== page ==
As more people seek to take control of what they eat, there’s room for meal delivery services to become part of that solution—provided they know what consumers want and listen to their ever-changing tastes.
That’s the tall order facing Freshly, and CMO Mayur Gupta will discuss how the prepared meal delivery company is meeting it at Adweek’s Challenger Brands summit, taking place March 4-5 in New York. Gupta is among the dozens of industry professionals who will explore 12 top-of-mind topics impacting the brand marketing ecosystem, from ecommerce to live marketing to UX.
Ahead of the event, we asked Gupta about how the service uses data to stay competitive, the most important quality that Freshly looks for in new hires, and how he applied his experience at Spotify to another disruptor brand.
The following has been edited for length and clarity:
Adweek: Freshly is about creating positive, healthy change through what we eat. What’s the most effective way you send that message?
Mayur Gupta: At Freshly, we believe that people cannot live their best lives without good food. But eating well can be hard to do when life is full on. It’s time for new rituals that are flexible and fit our daily lives. And that’s our mission—to break down the barriers to healthy eating by challenging conventions and creating such effortless rituals.
Our purpose is to reinvent how people nourish their lives to unlock their potential to thrive. And we do that by offering “Life Ready” solutions (meals, snacks, bowls and more) that are craveable, healthy and convenient.
How do you use data to deliver the best Freshly user experience?
Data is core to Freshly’s DNA and growth. By the end of 2019, Freshly will have delivered roughly 35 million fully prepared meals across the country largely influenced by data-driven insights. Insights shape and inspire everything from rapid product iterations based on consumer feedback to agile experimentation strategies across all functions.
For instance, we get close to 40,000 ratings and reviews from our on a weekly basis, out of which 15,000 are open text responses. We use NLP (natural language processing) to analyze these responses on a daily basis and generate key insights. Our team of expert chefs on the production floor ensure culinary technique is resonating on a mass scale by making live adjustments to meals based off that insight. With that rapid feedback loop, we can modify our products in just the second week of their launch, which is next to impossible for traditional CPG model.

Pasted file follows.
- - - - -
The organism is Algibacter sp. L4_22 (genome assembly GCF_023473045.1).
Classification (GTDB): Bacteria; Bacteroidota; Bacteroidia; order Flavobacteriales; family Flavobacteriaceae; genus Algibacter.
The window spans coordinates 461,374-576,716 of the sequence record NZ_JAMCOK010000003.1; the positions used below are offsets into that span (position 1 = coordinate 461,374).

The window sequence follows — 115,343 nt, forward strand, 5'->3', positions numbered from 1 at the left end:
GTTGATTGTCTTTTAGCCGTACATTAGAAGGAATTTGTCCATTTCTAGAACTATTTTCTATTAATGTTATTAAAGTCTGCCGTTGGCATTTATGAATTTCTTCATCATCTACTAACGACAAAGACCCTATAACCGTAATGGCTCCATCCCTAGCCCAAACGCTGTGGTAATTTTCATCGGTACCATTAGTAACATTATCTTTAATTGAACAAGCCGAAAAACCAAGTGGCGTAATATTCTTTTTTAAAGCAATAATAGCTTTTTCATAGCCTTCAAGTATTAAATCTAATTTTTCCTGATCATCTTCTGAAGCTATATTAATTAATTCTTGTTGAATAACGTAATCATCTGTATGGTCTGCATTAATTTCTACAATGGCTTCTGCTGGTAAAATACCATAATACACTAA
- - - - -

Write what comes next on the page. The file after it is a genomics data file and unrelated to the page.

What’s the best way (KPI?) to measure Freshly’s success?
We have our North Star KPI and a few contributing KPIs across the business. From a growth standpoint, the North Star KPI for us is our 52W stack, the number of boxes ordered by a Freshly consumer within a year. But to ensure the overarching growth in today’s economy, we also need to focus on top line growth in terms of gross revenue as well as profitability KPIs.
You’re one year into your role as CMO. What do you think is your greatest success story so far, and what still needs work?
It has been a combination of small wins and a few fundamental shifts for longer-term success. As Freshly, we spent the first four years of our existence to build a strong business, with very strong unit economics. We feel proud of that. We are now entering our second innings, where we need to build a purpose-driven iconic brand on top of a strong profitable business.
What are one or two big takeaways from your time at Spotify (as global vp of growth and marketing) that you put into practice at Freshly?
There are quite a few, especially when you work on an incredible brand and product like Spotify. The three that stand out for me have always been:
- The only moat any business has today is its ability to move faster than the competition. Everything else is a commodity.
- Year-on-year exponential growth requires companies to harness chaos and not kill it—the era of clearly defined swim lanes, RACIs, five-year strategy or annual plans is behind us.
- Culture can eat your strategy for breakfast, lunch and dinner. To maintain and thrive within that chaos to deliver speed, your biggest asset is your culture. If that’s weak, no strategy is good enough.
What do you look for when you’re building a team?
Fundamentally, we look to hire cultural adds and value fits, and not cultural fits and value adds. We look to hire diverse people who evolve our culture and not keep it static. However, the values we have should not change. A lot of times you find leaders who are extremely strong in their core skills, they have strong values however they may still NOT be a strong match because their values do not match our beliefs. And while people can build skills and leadership qualities on the job, your values are who you are.